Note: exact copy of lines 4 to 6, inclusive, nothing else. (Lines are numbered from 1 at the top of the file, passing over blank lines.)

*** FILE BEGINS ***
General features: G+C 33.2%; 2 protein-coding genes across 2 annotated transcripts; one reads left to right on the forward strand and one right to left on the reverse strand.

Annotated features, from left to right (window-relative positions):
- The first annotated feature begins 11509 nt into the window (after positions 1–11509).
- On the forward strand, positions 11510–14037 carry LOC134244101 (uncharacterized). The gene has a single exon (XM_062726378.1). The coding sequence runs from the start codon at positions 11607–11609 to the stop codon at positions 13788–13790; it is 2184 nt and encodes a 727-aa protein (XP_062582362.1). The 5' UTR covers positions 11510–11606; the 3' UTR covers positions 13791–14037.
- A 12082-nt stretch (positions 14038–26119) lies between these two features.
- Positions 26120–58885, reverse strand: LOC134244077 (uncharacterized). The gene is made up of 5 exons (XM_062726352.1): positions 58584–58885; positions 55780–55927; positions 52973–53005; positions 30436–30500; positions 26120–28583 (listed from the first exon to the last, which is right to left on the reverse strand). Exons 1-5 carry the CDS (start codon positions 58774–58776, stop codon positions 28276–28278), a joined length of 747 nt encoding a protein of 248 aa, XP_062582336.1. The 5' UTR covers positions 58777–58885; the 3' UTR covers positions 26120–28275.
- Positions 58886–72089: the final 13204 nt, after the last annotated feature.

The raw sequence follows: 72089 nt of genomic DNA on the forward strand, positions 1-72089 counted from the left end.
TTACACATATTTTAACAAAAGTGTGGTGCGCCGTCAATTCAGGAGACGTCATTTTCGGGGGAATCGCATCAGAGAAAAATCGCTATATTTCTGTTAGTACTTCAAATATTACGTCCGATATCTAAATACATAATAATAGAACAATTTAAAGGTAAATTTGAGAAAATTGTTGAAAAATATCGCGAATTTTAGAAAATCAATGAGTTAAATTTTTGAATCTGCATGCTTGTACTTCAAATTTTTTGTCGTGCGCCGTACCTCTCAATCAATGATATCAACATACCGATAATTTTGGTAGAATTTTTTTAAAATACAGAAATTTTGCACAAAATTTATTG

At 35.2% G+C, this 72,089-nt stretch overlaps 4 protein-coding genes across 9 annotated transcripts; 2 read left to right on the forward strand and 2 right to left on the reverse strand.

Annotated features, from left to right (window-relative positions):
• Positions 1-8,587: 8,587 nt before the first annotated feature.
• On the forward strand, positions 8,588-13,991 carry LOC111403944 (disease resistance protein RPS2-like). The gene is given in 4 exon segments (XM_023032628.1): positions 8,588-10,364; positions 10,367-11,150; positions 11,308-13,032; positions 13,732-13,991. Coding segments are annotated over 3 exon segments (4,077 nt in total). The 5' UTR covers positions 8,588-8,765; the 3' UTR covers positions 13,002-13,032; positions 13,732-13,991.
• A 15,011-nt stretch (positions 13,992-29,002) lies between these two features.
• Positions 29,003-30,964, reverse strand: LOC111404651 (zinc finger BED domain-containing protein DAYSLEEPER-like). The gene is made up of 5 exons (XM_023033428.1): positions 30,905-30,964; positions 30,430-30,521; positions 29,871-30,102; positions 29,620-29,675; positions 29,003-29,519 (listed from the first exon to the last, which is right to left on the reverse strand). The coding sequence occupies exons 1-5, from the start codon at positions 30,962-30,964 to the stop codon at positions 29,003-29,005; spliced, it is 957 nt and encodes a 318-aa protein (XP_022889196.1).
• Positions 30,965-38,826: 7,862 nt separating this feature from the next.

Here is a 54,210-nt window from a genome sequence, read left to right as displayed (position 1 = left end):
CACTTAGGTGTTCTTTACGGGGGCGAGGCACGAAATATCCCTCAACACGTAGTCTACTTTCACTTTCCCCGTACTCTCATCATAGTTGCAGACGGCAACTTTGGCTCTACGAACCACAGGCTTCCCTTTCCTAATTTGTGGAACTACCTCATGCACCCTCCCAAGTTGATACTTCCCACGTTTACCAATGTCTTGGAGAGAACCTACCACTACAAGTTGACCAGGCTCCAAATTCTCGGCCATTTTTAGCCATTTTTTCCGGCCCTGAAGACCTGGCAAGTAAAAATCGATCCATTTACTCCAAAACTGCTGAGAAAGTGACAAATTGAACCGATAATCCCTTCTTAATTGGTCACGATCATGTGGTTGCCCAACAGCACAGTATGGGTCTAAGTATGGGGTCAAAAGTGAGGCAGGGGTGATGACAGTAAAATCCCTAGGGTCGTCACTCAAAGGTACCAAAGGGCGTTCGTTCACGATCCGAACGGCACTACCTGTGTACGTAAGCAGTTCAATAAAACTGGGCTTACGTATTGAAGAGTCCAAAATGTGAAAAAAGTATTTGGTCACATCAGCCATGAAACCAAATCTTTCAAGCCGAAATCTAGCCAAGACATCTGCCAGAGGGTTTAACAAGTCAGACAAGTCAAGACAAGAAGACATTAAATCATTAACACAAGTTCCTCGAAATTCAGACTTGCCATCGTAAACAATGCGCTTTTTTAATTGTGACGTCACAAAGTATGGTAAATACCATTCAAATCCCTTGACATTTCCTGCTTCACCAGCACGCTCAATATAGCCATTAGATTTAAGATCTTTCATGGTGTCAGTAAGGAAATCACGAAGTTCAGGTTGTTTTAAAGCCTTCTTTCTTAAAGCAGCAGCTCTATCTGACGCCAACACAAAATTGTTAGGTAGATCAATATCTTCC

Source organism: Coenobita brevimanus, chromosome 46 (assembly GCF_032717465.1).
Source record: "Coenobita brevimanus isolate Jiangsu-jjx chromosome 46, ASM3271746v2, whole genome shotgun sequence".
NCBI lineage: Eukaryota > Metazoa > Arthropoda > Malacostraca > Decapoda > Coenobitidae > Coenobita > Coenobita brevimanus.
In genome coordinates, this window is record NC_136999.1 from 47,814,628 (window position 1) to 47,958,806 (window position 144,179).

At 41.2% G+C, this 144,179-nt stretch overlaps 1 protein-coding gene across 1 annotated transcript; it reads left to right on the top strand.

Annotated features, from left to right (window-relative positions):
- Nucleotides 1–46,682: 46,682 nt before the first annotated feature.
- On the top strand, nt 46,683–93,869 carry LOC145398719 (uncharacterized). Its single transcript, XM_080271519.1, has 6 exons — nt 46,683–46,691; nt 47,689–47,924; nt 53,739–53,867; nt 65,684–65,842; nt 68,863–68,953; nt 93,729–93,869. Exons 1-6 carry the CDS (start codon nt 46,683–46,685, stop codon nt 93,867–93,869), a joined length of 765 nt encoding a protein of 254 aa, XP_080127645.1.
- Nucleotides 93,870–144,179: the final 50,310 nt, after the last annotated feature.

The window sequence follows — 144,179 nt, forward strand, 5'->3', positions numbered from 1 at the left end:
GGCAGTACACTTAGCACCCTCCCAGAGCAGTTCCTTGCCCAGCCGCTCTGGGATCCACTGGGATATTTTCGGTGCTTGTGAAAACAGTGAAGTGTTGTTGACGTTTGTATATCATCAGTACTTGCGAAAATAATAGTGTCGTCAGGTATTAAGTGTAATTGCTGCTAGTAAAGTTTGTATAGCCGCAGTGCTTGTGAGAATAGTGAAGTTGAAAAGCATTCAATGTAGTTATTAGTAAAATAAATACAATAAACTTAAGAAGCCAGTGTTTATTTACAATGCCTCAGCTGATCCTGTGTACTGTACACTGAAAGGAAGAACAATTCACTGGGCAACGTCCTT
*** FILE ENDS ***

- On the forward strand, positions 11510–14037 carry LOC134244101 (uncharacterized). The gene has a single exon (XM_062726378.1). The coding sequence runs from the start codon at positions 11607–11609 to the stop codon at positions 13788–13790; it is 2184 nt and encodes a 727-aa protein (XP_062582362.1). The 5' UTR covers positions 11510–11606; the 3' UTR covers positions 13791–14037.
- A 12082-nt stretch (positions 14038–26119) lies between these two features.
- Positions 26120–58885, reverse strand: LOC134244077 (uncharacterized). The gene is made up of 5 exons (XM_062726352.1): positions 58584–58885; positions 55780–55927; positions 52973–53005; positions 30436–30500; positions 26120–28583 (listed from the first exon to the last, which is right to left on the reverse strand). Exons 1-5 carry the CDS (start codon positions 58774–58776, stop codon positions 28276–28278), a joined length of 747 nt encoding a protein of 248 aa, XP_062582336.1. The 5' UTR covers positions 58777–58885; the 3' UTR covers positions 26120–28275.